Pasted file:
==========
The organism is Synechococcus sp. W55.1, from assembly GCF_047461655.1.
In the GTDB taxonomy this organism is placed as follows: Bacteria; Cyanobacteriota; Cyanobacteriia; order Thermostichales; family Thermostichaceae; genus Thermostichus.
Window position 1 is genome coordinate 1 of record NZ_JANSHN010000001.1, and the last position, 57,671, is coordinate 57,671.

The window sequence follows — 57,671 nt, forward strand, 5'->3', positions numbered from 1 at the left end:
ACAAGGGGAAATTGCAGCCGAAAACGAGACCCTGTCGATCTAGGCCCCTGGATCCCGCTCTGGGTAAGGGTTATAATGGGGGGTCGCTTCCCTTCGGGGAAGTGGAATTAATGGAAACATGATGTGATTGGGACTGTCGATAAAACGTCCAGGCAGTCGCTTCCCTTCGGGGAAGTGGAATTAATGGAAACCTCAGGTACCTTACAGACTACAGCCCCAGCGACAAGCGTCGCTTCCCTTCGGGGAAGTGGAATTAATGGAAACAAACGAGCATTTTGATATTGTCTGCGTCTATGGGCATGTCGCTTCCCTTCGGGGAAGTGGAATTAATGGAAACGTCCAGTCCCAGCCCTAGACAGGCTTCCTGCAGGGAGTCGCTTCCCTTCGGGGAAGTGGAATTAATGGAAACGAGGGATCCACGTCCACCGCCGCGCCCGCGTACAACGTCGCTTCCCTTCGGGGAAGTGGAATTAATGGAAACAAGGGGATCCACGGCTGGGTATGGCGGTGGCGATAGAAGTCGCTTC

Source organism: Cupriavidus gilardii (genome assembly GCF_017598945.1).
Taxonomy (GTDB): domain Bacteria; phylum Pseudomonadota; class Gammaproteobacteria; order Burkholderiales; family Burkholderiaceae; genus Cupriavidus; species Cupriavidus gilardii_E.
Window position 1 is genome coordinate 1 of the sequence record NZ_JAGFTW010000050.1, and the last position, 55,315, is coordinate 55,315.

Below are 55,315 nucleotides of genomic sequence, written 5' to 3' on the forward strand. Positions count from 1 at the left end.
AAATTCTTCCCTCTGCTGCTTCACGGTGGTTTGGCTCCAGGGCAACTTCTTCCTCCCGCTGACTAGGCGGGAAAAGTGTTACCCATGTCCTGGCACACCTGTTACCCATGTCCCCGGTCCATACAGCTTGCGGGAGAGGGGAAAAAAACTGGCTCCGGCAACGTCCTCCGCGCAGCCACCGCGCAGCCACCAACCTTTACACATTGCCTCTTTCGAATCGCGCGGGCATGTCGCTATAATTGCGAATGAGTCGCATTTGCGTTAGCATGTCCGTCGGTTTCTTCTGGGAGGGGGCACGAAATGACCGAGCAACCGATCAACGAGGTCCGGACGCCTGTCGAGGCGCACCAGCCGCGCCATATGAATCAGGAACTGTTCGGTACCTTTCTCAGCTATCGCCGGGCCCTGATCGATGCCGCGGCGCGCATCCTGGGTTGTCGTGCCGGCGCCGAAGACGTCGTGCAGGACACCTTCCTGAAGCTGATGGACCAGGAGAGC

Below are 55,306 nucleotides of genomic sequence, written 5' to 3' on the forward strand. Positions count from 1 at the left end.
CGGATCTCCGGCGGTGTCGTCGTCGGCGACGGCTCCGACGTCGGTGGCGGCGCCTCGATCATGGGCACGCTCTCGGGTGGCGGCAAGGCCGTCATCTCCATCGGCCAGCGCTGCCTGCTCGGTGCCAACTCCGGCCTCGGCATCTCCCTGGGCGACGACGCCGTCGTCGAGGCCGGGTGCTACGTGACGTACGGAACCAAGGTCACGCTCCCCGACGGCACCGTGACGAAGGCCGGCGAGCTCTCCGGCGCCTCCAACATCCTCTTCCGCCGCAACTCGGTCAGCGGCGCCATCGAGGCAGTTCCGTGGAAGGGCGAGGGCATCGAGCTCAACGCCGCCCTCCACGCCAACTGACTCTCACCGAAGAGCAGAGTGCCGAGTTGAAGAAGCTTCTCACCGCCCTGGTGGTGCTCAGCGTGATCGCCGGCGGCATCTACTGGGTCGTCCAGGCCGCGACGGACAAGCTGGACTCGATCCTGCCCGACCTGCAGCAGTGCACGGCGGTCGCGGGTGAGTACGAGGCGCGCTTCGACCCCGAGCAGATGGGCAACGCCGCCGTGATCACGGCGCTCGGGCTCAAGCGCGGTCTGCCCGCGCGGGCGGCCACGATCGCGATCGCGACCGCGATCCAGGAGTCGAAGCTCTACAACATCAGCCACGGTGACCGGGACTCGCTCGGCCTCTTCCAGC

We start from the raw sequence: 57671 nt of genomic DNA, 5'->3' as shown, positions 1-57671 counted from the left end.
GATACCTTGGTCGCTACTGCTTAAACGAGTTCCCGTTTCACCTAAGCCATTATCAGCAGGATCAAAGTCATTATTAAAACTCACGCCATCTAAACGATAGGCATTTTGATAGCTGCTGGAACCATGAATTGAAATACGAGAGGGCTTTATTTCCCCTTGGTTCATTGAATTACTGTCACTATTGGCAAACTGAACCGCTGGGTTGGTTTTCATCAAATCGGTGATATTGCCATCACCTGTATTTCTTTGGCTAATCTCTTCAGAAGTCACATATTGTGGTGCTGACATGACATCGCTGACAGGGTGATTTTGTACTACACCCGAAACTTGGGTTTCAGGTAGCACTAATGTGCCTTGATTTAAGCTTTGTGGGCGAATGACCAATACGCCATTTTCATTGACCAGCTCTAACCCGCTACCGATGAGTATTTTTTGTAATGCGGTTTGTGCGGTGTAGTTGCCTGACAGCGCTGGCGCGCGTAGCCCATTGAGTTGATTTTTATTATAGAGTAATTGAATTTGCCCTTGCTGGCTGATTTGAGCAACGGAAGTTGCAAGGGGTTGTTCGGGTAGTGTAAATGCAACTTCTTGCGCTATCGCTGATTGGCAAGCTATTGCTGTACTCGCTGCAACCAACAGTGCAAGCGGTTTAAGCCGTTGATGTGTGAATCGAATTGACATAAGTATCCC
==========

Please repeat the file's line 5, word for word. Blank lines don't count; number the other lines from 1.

ACAAGGGGAAATTGCAGCCGAAAACGAGACCCTGTCGATCTAGGCCCCTGGATCCCGCTCTGGGTAAGGGTTATAATGGGGGGTCGCTTCCCTTCGGGGAAGTGGAATTAATGGAAACATGATGTGATTGGGACTGTCGATAAAACGTCCAGGCAGTCGCTTCCCTTCGGGGAAGTGGAATTAATGGAAACCTCAGGTACCTTACAGACTACAGCCCCAGCGACAAGCGTCGCTTCCCTTCGGGGAAGTGGAATTAATGGAAACAAACGAGCATTTTGATATTGTCTGCGTCTATGGGCATGTCGCTTCCCTTCGGGGAAGTGGAATTAATGGAAACGTCCAGTCCCAGCCCTAGACAGGCTTCCTGCAGGGAGTCGCTTCCCTTCGGGGAAGTGGAATTAATGGAAACGAGGGATCCACGTCCACCGCCGCGCCCGCGTACAACGTCGCTTCCCTTCGGGGAAGTGGAATTAATGGAAACAAGGGGATCCACGGCTGGGTATGGCGGTGGCGATAGAAGTCGCTTC